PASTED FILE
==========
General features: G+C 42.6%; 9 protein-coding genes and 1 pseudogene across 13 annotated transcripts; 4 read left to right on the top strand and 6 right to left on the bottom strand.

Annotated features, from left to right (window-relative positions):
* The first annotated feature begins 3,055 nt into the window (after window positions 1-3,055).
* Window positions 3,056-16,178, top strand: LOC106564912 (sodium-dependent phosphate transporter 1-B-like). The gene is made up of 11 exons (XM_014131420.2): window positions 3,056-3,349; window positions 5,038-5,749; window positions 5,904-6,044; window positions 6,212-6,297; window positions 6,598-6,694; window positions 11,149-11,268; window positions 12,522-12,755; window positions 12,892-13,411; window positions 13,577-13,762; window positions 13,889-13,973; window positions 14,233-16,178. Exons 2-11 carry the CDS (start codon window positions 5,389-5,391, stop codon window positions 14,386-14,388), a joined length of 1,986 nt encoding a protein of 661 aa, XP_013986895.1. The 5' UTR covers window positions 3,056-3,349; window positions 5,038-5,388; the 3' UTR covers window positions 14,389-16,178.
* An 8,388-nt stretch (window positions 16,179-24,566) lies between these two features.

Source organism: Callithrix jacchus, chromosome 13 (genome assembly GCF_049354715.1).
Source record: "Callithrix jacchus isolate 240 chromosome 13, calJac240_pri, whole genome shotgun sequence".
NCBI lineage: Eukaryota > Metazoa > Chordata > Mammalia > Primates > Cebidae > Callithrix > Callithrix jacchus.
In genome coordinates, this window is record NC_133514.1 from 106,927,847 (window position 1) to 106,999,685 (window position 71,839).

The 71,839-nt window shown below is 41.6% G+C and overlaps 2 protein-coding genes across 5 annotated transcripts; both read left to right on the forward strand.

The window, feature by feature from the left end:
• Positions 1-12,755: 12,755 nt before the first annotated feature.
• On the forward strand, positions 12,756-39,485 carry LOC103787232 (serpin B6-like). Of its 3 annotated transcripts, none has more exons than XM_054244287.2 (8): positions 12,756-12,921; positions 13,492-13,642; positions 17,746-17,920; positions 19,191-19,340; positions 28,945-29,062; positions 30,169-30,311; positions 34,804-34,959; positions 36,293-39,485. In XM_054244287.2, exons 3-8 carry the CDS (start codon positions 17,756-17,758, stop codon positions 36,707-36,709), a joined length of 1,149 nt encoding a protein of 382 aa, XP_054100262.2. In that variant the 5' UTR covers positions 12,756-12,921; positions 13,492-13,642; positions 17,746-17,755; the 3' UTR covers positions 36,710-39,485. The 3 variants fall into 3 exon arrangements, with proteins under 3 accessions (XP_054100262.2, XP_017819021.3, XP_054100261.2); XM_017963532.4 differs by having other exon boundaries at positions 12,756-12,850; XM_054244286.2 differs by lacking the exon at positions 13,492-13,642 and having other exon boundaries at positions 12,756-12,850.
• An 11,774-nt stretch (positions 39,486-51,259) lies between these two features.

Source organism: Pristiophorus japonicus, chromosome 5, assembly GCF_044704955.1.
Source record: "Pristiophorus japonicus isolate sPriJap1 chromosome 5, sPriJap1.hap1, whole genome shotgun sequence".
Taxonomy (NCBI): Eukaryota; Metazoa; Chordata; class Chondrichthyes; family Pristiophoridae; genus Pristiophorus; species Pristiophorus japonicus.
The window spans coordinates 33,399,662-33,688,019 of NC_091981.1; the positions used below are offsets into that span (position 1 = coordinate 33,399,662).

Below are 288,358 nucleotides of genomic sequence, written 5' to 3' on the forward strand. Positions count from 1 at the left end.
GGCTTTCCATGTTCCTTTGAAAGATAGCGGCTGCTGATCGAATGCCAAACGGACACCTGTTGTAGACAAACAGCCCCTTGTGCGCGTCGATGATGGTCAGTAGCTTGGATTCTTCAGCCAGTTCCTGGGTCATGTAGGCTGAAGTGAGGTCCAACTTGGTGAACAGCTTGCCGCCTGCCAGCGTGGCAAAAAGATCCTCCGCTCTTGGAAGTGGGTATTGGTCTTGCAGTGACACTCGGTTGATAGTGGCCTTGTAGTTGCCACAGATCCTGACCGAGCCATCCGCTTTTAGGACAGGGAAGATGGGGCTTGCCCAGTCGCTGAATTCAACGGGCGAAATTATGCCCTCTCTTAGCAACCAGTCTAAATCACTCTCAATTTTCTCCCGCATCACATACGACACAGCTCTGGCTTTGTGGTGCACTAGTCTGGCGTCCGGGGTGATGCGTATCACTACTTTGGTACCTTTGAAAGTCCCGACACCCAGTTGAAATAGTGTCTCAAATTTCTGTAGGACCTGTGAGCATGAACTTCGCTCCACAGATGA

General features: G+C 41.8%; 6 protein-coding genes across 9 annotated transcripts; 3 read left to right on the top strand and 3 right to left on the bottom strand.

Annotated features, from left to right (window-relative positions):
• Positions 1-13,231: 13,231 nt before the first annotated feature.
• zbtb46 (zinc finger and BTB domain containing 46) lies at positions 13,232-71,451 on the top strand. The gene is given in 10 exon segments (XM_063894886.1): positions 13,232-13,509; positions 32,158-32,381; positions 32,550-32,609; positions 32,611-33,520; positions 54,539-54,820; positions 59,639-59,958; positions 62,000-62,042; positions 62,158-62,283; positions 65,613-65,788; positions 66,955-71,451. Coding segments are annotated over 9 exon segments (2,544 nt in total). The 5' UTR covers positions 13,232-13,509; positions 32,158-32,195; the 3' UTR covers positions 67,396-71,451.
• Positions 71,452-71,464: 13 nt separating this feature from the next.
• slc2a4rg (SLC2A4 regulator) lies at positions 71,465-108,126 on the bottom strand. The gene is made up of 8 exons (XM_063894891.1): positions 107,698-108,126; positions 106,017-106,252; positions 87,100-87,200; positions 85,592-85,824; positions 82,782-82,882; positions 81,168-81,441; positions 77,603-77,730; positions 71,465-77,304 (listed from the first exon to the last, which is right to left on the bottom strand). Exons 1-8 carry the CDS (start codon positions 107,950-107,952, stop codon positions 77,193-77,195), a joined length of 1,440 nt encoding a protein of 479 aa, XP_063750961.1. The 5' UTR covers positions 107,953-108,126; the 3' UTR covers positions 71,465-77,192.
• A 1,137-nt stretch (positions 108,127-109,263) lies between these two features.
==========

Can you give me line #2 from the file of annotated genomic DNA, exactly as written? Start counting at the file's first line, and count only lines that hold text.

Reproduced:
Annotated features, from left to right (window-relative positions):